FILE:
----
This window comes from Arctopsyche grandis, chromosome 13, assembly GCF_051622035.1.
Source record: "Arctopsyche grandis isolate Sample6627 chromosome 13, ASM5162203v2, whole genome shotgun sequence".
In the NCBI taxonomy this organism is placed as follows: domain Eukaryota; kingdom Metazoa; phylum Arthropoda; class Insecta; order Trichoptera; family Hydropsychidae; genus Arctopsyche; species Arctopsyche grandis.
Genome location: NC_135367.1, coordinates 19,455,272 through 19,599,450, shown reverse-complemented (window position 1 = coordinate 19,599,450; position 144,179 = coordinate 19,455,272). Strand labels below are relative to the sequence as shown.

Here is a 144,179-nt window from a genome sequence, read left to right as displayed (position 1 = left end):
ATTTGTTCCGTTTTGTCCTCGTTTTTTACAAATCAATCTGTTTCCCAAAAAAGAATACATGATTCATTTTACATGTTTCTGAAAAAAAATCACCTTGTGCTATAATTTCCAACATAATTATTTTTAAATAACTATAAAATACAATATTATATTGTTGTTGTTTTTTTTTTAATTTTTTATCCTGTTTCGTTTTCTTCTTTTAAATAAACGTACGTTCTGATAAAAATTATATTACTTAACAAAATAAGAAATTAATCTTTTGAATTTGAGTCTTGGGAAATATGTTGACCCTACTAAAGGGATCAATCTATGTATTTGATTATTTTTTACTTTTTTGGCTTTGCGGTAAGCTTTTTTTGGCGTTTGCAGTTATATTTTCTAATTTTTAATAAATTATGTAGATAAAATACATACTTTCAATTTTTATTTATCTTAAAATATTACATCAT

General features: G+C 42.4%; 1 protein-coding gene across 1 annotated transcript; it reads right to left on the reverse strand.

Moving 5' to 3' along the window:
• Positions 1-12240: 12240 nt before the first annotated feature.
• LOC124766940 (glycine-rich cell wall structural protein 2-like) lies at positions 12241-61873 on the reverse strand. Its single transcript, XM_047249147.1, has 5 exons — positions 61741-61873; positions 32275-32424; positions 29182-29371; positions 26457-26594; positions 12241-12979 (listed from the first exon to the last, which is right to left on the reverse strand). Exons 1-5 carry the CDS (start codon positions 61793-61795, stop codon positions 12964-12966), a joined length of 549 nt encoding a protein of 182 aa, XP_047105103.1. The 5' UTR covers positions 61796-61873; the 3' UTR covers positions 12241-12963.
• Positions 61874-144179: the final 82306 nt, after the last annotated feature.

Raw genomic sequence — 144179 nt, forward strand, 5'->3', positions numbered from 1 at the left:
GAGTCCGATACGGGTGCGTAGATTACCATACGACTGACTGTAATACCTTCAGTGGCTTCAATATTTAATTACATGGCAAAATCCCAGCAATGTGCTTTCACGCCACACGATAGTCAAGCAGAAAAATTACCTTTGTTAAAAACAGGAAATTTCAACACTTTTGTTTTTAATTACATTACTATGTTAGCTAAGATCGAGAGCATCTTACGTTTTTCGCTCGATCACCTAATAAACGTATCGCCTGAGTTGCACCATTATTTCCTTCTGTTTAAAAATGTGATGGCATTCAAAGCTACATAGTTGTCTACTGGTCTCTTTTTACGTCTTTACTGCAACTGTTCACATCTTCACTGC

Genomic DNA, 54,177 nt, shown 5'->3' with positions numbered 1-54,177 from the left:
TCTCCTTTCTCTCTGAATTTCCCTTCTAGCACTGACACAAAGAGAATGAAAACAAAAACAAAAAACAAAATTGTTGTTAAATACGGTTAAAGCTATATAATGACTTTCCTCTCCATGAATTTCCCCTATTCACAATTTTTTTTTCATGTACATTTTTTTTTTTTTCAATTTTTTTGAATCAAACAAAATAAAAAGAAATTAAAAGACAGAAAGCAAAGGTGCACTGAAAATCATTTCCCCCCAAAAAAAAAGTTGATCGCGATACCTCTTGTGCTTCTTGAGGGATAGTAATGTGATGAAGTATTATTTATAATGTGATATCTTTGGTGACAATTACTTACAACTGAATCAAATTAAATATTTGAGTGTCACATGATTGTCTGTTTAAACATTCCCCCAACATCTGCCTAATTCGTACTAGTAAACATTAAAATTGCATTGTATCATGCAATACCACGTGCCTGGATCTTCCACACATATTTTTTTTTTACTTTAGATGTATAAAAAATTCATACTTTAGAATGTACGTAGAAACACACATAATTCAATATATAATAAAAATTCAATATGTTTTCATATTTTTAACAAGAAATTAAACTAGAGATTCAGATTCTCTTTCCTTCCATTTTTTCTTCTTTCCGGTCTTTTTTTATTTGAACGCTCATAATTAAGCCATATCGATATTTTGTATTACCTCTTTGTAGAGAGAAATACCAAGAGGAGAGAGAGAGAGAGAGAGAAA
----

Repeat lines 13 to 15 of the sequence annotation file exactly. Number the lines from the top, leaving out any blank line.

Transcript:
GAGTCCGATACGGGTGCGTAGATTACCATACGACTGACTGTAATACCTTCAGTGGCTTCAATATTTAATTACATGGCAAAATCCCAGCAATGTGCTTTCACGCCACACGATAGTCAAGCAGAAAAATTACCTTTGTTAAAAACAGGAAATTTCAACACTTTTGTTTTTAATTACATTACTATGTTAGCTAAGATCGAGAGCATCTTACGTTTTTCGCTCGATCACCTAATAAACGTATCGCCTGAGTTGCACCATTATTTCCTTCTGTTTAAAAATGTGATGGCATTCAAAGCTACATAGTTGTCTACTGGTCTCTTTTTACGTCTTTACTGCAACTGTTCACATCTTCACTGC

Genomic DNA, 54,177 nt, shown 5'->3' with positions numbered 1-54,177 from the left:
TCTCCTTTCTCTCTGAATTTCCCTTCTAGCACTGACACAAAGAGAATGAAAACAAAAACAAAAAACAAAATTGTTGTTAAATACGGTTAAAGCTATATAATGACTTTCCTCTCCATGAATTTCCCCTATTCACAATTTTTTTTTCATGTACATTTTTTTTTTTTTCAATTTTTTTGAATCAAACAAAATAAAAAGAAATTAAAAGACAGAAAGCAAAGGTGCACTGAAAATCATTTCCCCCCAAAAAAAAAGTTGATCGCGATACCTCTTGTGCTTCTTGAGGGATAGTAATGTGATGAAGTATTATTTATAATGTGATATCTTTGGTGACAATTACTTACAACTGAATCAAATTAAATATTTGAGTGTCACATGATTGTCTGTTTAAACATTCCCCCAACATCTGCCTAATTCGTACTAGTAAACATTAAAATTGCATTGTATCATGCAATACCACGTGCCTGGATCTTCCACACATATTTTTTTTTTACTTTAGATGTATAAAAAATTCATACTTTAGAATGTACGTAGAAACACACATAATTCAATATATAATAAAAATTCAATATGTTTTCATATTTTTAACAAGAAATTAAACTAGAGATTCAGATTCTCTTTCCTTCCATTTTTTCTTCTTTCCGGTCTTTTTTTATTTGAACGCTCATAATTAAGCCATATCGATATTTTGTATTACCTCTTTGTAGAGAGAAATACCAAGAGGAGAGAGAGAGAGAGAGAGAAA